Skip to main content.
Google custom search

NetBSD/acorn32 Frequently Asked Questions

General Information

Supported hardware

X Servers

Networking (and Network Booting)


General Information

I've upgraded my Acorn machine to RISCOS 4.x. How do I boot NetBSD? (top)

The bootloader shipped with NetBSD works under RISC OS 4. For earlier NetBSD releases there is a RISC OS 3 and RISC OS 4 compatible bootloader, including memfix for Kinetic based systems, available at

How do I boot an NC? What do I need? (top)

Booting an NC is fairly straightforward using the boot32 bootloader. On powerup the NC initialises itself and asks for its configuration on the LAN using BOOTP/DHCP. First, add a record to dhcpd.conf(5) for the machine and (re)start the dhcpd(8) service after adding dhcpd=YES in your rc.conf(5) file. Here is an example for a machine called `elmo':

host elmo {
  hardware ethernet 0:0:a4:11:7b:f6;
  fixed-address elmo.reinoud.kasbah;
  option routers;
  filename "/usr/export/elmo";
  option root-path "/usr/export/elmo";

Note that the filename option is needed, otherwise it sends the NC a strange file to load that will fail with insufficient access. Giving the home directory means nothing to the NC and is ignored.

Second, you need to export an NFS tree for the NC's root filesystem. This is done by adding an exports(5) entry and running the nfsd(8) and mountd(8) services by setting nfs_server=YES in rc.conf(5). Here is an example /etc/exports entry:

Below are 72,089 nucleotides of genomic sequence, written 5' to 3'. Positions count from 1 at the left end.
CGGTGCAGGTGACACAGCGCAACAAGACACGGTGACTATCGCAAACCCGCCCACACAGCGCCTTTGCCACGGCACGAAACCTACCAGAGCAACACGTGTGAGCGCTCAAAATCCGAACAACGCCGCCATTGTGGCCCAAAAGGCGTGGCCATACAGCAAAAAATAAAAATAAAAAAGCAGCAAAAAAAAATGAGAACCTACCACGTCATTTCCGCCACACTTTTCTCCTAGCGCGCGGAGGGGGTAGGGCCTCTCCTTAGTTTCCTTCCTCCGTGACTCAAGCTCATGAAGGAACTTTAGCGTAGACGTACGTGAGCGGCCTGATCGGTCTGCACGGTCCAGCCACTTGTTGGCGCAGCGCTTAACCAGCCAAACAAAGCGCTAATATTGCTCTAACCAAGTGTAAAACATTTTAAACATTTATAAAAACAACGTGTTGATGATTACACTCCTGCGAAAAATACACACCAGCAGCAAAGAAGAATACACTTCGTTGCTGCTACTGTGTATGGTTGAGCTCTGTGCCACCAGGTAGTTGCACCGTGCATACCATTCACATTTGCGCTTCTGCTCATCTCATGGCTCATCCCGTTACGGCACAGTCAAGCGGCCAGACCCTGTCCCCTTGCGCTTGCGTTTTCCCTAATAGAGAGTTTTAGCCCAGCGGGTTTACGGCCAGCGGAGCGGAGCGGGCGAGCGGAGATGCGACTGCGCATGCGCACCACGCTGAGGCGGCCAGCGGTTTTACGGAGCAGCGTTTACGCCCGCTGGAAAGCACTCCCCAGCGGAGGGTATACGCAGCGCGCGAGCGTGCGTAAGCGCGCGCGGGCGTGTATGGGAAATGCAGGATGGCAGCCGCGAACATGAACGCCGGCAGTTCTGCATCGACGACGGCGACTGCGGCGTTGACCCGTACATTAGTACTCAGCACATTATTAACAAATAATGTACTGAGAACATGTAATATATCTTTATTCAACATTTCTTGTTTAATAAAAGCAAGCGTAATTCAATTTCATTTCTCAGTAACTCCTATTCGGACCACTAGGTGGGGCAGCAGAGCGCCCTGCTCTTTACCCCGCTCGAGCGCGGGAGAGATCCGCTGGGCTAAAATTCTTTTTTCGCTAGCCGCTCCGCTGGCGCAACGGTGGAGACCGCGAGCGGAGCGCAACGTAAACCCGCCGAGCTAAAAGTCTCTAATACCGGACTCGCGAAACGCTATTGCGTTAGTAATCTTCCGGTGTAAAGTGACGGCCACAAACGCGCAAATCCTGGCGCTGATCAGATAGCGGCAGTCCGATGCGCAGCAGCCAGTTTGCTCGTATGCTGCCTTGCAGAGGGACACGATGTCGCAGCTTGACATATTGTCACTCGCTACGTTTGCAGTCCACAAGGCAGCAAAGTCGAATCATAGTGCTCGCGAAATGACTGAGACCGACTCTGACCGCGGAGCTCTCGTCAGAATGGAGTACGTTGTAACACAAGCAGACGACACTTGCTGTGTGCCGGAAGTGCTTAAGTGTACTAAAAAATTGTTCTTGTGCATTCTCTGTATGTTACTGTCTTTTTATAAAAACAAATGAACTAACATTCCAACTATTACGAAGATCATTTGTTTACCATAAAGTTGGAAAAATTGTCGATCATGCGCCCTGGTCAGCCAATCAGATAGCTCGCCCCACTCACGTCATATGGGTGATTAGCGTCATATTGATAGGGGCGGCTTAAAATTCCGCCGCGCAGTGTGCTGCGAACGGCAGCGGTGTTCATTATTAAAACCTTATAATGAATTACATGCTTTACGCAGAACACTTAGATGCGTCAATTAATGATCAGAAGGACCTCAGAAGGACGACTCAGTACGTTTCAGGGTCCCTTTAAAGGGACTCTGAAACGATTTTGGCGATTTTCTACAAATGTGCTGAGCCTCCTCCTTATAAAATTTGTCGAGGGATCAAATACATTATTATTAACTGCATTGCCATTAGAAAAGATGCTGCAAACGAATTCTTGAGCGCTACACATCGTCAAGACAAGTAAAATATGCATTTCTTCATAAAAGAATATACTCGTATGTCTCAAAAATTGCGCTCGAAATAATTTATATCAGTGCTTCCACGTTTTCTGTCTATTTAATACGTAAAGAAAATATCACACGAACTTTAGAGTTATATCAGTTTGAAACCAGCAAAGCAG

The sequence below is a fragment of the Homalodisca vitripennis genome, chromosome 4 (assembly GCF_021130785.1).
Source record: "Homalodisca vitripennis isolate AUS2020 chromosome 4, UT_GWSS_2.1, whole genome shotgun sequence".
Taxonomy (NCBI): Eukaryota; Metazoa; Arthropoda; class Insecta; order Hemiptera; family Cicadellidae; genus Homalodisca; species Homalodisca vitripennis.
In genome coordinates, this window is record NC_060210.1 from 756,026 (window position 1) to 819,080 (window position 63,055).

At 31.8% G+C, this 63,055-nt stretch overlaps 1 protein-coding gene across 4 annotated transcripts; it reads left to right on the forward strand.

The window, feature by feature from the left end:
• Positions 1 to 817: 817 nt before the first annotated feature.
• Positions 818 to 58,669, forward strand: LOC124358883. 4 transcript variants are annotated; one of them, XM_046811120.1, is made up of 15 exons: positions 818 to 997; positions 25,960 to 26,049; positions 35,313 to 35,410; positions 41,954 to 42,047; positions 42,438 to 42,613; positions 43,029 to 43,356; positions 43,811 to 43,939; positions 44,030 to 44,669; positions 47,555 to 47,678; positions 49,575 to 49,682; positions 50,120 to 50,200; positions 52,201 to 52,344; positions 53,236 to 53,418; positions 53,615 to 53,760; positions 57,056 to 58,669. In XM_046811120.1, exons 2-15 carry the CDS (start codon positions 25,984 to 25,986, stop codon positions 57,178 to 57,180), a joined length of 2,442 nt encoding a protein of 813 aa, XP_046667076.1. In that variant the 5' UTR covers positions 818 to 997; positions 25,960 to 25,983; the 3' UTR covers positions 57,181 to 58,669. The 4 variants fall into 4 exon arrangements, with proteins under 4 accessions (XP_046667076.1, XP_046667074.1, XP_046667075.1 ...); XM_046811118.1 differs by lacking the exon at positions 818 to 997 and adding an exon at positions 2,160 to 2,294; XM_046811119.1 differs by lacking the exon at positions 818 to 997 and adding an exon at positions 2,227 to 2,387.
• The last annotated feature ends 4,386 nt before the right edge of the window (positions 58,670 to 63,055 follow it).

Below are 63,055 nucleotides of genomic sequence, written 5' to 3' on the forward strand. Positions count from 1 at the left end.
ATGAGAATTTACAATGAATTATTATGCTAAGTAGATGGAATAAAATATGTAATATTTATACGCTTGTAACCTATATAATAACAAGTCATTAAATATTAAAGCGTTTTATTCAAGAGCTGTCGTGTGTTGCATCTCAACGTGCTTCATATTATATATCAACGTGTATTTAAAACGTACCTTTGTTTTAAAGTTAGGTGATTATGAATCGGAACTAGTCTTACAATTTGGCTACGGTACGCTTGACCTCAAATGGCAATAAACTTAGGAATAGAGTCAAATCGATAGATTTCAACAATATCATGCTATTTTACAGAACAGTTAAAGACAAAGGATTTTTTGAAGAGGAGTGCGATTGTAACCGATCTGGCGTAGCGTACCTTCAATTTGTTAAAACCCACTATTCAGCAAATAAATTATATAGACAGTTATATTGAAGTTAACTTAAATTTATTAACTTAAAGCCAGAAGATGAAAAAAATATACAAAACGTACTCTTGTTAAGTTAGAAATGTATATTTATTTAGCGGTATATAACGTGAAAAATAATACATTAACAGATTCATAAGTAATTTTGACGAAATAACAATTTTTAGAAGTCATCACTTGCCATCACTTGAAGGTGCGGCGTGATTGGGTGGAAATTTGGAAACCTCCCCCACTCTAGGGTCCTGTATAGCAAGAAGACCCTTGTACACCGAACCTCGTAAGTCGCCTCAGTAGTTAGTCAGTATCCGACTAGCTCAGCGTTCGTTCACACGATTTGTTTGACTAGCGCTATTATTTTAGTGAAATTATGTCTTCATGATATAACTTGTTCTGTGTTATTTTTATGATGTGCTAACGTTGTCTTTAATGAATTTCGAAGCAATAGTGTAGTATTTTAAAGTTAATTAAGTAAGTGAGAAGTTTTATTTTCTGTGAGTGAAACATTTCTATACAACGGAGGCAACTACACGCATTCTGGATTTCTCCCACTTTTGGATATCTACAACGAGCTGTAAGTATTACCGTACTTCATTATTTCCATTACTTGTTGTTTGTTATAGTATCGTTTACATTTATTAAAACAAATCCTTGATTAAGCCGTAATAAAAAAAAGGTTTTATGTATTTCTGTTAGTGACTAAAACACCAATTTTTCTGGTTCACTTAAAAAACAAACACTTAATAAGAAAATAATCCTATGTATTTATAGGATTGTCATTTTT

/usr/export/elmo                -maproot=root   elmo

Next, place the bootloader (boot32,ffa) and kernel (netbsd or netbsd.gz) in the /usr/export/elmo directory.

The final step is to create a file called !NFSBoot,feb with the following contents:

*RMLoad boot32
*Wimpslot -next 3000k
*WimpMode 32
*desktop *boot32 netbsd

To check your NC's settings and such, you can uncomment the *desktop line and be dropped into the BASIC interpreter where you can use `*' CLI commands. Using the CLI itself is not possible on the NC due to an irritating little module called `CLIProtect'.

I've seen !BtRiscBSD, !BtNetBSD and boot32. What should I use? (top)

Use boot32 when possible; it's a RISC OS module currently in development. It ought to be able to boot all supported machines. If it fails for whatever reason, please report it to the mailing list with as many details as possible submit a problem report.

If it failed you can try the older bootloader !BtNetBSD, the predecessor of boot32. The oldest bootloader, !BtRiscBSD, should not be used anymore unless you are using very old versions of NetBSD, like 1.4.x and older. It is not supported anymore.

Supported hardware

What machines are supported by NetBSD/acorn32? (top)

NetBSD/acorn32 runs on the Acorn range of 32bit ARM computers and derivatives, such as the Castle Kinetic RiscPC and Acorn's own Network Computer. A full list can be found on the main NetBSD/acorn32 page.

What if I have a machine that isn't mentioned? (top)

Early Acorn machines with ARM2 and ARM3 processors are supported by NetBSD/acorn26. Newer ARM machines are supported by a number of ports. See NetBSD ports by CPU for details.

On-board hardware (top)

Most standard Acorn hardware is supported. This includes VIDC (video console), IOMD (general purpose IO), serial ports, parallel ports, mice (both quadrature and PS/2), internal IDE interfaces, floppy disks and keyboards.

Ethernet interfaces (top)

NetBSD/acorn32 supports all interfaces with machine-independent podulebus drivers, and also:

RISC OS driver name Manufacturer NetBSD driver name